Zebrafish mito-mKeima and mitoQC: Novel reporter lines for real-time mitophagy analysis during embryonic development

Identification: Wrighton, Paul


Zebrafish mito-mKeima and mitoQC: Novel reporter lines for real-time mitophagy analysis during embryonic development.
Paul J. Wrighton1, Jin-Mi Heo2, J. Wade Harper2, Wolfram Goessling1,3,4,5
Brigham and Women's Hospital, Medicine, Boston, MA, USA
Inappropriate mitophagy is linked to aging, neurodegenerative diseases, drug-induced liver injury, and cancer. Newly developed, pH-dependent fluorescent reporters have been integrated into mouse models to enable light microscopy analysis of mitophagy in vivo. To extend the utility of such reporters, we generated several zebrafish mitophagy reporter lines expressing mito-mKeima or mitoQC (mito-EGFP-mCherry) under control of ubiquitous and liver-specific promoters. With these tools, we can monitor mitophagy live, in real-time during normal embryonic development, and in response to stress signals, as well as probe links between molecular mitophagy receptors and specific induction modes. We observed mitophagy hot spots during normal development including the eye, vasculature, heart, and kidney. Starvation induces quantifiable mitophagy in the skeletal muscle, and the mito-mkeima signal transiently colocates with LC3-positive autolysosomes. These novel zebrafish reporter lines and the advantages of the zebrafish model system facilitate time-lapse imaging to monitor mitophagy during vertebrate development and in repose to chemical and environmental insults. This system will permit future chemical and genetic screens for novel mitophagy inducers or inhibitors. Advances in gene editing technology also enable in vivo analysis of mitophagy molecular pathways with high time resolution and tissue specificity.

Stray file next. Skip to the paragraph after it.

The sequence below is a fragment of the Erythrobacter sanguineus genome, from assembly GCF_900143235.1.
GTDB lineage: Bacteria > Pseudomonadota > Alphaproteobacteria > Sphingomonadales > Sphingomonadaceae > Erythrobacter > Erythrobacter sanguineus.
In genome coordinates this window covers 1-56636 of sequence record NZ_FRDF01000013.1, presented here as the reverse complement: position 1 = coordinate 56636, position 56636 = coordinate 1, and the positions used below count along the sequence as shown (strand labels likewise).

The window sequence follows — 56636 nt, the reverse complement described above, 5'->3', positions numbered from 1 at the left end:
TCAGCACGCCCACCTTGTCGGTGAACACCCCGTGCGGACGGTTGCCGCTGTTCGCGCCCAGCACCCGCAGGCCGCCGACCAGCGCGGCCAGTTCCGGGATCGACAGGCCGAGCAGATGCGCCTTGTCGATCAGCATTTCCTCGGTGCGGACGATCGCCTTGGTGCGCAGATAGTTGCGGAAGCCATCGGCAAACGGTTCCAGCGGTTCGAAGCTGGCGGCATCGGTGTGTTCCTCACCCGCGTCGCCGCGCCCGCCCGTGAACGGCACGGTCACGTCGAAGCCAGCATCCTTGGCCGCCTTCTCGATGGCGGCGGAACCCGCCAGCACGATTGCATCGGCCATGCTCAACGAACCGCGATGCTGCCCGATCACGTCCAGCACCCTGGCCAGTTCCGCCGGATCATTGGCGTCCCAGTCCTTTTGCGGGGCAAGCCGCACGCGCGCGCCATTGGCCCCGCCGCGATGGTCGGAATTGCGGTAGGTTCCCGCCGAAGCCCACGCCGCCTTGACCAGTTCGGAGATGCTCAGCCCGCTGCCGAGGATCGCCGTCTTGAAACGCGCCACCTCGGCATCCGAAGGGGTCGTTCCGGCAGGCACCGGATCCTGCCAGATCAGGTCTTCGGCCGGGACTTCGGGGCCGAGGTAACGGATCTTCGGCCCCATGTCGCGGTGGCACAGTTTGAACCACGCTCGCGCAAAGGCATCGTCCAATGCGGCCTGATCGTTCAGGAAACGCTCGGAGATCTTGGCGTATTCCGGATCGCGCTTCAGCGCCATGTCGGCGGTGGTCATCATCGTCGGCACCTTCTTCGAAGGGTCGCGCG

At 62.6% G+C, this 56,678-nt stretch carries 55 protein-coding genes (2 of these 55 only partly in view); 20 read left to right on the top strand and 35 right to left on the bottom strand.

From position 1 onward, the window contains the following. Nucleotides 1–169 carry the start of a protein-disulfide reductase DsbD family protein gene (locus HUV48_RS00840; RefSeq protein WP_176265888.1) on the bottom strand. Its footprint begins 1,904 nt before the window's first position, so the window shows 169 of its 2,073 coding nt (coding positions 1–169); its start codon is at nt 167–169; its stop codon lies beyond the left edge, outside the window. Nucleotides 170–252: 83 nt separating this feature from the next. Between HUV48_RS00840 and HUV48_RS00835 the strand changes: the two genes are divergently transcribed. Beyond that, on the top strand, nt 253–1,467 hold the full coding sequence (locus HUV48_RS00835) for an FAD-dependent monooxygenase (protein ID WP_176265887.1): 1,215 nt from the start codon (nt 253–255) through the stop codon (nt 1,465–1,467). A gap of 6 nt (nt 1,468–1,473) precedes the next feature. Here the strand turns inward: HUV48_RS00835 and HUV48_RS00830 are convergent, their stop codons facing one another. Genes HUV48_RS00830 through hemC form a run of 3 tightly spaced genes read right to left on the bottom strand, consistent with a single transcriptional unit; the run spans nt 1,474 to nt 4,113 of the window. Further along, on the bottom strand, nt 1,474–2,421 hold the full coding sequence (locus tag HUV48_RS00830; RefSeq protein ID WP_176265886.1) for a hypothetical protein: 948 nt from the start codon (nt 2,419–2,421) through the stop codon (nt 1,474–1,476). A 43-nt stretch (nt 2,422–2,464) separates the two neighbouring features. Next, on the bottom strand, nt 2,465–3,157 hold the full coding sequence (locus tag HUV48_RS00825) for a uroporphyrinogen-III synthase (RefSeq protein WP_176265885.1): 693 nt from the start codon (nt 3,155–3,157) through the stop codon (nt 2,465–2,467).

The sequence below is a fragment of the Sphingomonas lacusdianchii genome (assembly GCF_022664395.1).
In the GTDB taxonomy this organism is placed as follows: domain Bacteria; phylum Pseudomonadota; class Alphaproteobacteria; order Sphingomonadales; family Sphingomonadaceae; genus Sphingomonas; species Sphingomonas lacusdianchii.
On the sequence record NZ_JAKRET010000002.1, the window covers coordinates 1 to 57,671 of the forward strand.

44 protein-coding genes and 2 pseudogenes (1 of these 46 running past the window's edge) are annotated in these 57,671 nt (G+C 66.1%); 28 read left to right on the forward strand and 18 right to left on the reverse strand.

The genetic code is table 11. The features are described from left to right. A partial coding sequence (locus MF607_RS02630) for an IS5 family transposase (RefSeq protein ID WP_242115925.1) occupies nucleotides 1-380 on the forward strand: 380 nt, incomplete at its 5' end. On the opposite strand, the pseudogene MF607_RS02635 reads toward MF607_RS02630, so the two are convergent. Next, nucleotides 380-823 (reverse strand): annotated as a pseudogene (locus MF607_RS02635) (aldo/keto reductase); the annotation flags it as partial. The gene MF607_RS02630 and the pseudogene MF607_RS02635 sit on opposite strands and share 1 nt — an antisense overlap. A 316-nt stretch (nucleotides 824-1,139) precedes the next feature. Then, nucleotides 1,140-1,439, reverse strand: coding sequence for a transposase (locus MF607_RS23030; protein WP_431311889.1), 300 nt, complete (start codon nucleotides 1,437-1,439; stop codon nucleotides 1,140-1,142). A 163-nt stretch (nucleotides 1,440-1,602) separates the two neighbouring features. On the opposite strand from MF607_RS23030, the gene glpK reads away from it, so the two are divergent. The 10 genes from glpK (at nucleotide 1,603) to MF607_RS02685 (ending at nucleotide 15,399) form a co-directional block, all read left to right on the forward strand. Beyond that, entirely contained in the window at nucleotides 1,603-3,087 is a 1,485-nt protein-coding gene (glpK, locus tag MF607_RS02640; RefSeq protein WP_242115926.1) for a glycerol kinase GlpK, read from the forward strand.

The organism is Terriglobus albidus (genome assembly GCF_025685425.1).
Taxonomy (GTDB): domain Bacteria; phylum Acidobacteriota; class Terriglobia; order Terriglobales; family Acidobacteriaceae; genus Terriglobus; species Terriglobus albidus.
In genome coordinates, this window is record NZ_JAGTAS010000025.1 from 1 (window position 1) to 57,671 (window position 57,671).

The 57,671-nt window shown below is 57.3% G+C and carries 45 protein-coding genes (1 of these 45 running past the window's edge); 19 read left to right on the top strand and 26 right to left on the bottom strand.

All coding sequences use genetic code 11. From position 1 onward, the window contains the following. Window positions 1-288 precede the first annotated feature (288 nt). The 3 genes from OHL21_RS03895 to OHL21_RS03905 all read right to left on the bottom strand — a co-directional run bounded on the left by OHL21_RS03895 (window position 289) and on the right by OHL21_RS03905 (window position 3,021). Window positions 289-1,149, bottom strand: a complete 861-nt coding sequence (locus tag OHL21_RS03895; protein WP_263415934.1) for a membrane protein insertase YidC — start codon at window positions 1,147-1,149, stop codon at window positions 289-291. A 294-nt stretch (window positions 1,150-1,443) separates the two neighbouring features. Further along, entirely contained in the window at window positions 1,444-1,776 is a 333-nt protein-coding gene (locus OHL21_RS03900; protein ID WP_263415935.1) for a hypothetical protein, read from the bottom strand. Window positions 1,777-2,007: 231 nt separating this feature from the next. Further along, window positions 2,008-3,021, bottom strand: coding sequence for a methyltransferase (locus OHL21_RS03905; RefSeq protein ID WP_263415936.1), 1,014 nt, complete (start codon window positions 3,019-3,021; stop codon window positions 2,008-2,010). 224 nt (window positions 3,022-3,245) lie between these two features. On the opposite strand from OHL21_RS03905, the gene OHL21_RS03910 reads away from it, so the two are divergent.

1 Department of Genetics, Brigham and Women's Hospital, Harvard Medical School, Boston, MA 02115
2 Department of Cell Biology, Harvard Medical School, Boston, MA 02115, USA
3 Harvard Stem Cell Institute, Cambridge, Massachusetts 02138, USA
4 Dana-Farber Cancer Institute, Harvard Medical School, Boston, Massachusetts 02115, USA.
5 Broad Institute of MIT and Harvard, Cambridge, Massachusetts 02142, USA.


Credits: None available.

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